According the mathematician John von Neumann, "the origin of mathematics lies in empirics". There is no better illustration of this general dictum than the movement of the planets, which served to motivate much of the mathematics of the ancients.
This book is a continuation of that venerable story into modern times, providing an exposition of the manner in which problems of planetary motion have led to what today is termed "dynamical system theory". About the most natural question one can ask about the movement of the planets is whether at some point in the future there will be a collision of two (or more) planets or whether some planet will acquire a velocity so great that it escapes from the solar system? This, the so-called N-Body problem, is certainly the most famous question in dynamical system theory. And the reason it is famous is that no one knows the answer for a system containing more than one planet.
In 1885, King Oscar II of Sweden offered a prize for the solution of this problem. It was awarded in 1889 to the famed French mathematician Henri Poincare. The judges felt that Poincare's approach and methods were so novel and shed so much light on the problem that he merited King Oscar's prize, even though he did not solve the problem of the stability of the solar system completely.
The story recounted in this book is how the systematic pursuit by several generations of mathematicians of Poincare's geometrical concepts have led to the modern field of dynamical system theory, culminating recently in the highly publicised work on "chaos". The authors have done a first-rate job of historical exposition, providing an overview of the idea of a dynamical system as it emerged from Poincare's prize paper. Moving from this now-classic work, the book recounts the major advance by Berkeley mathematician Steven Smale in the 1960s.He invented a dynamical system called a "horseshoe map", which served as a concrete example of just how crazy the behaviour of a dynamical system could be.
From Smale's work, the authors go on to tell the story of the furious development of these notions by the Russians A. N. Kolmogorov and V. I. Arnold, as well as the German-American Juergen Moser, with certain types of dynamical systems that serve as a kind of forerunner to full-fledged chaotic systems.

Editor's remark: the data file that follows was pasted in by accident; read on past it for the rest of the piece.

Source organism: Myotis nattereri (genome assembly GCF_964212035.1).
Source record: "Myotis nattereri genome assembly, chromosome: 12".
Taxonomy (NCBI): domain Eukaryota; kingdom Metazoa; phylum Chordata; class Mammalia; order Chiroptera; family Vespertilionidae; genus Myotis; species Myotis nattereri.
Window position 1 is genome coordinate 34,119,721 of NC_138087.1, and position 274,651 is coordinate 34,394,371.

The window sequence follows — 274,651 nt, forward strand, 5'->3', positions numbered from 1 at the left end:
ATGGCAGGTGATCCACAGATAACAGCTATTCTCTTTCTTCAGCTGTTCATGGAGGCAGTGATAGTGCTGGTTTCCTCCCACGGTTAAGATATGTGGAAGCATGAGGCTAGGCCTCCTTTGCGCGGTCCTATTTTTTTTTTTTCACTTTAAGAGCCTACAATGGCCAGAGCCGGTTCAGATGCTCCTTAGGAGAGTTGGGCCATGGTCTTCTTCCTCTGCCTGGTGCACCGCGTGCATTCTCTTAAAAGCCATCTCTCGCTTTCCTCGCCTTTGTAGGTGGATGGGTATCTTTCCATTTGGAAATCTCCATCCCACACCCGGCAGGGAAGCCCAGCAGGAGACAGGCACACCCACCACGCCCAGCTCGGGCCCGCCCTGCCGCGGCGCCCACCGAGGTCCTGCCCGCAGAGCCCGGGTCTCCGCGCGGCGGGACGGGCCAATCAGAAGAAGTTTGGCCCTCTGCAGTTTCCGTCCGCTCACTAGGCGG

Strangely, perhaps, in a book on modern dynamical system theory, the authors give nothing but passing discussion to chaos. But given the plethora of volumes at all levels that have been written in the past decade on chaos, they are to be commended for using such good judgement in omitting this over-exposed topic. Stability theory and planetary motion are quite enough.
Who is the audience for this book? It is much too technical for the general reader, even the proverbial "educated layman". On the other hand, it is not really for the mathematically trained either, at least those whose training involved even a small dose of dynamical system theory or differential equations. They will have seen much of the book's technical material before.
This confusion over the book's target audience also shows up in the style of exposition at various spots, when the authors fall into a kind of fictional style. For example, the book's first paragraph talks about Poincare pushing his chair back and going out for walk on a beautiful spring afternoon. This kind of opening statement is completely normal narration - in a novel. But it is totally out of place in a work of non-fiction, especially one at this level of technical detail. In my view, these are the passages that should have been starred, not the ones the authors felt were too technical. I can only conclude that the real target reader for this book is someone who has both the mathematical training not to be intimidated by the jargon and technical diagrams, and a strong desire to know about the history of dynamical system theory as it has unfolded from Poincare's time up to the 1970s. I am not sure how large this group is, but those rare folks possessing these twin traits will get far more than their money's worth from this book. For them, it is a gem.
John Casti is resident member, Santa Fe Institute, New Mexico, United States.
Celestial Encounters: The Origins of Chaos and Stability
Author - Florian Diacu and Philip Holmes
ISBN - 0 691 043 9
Publisher - Princeton University Press
Price - £19.95
Pages - 233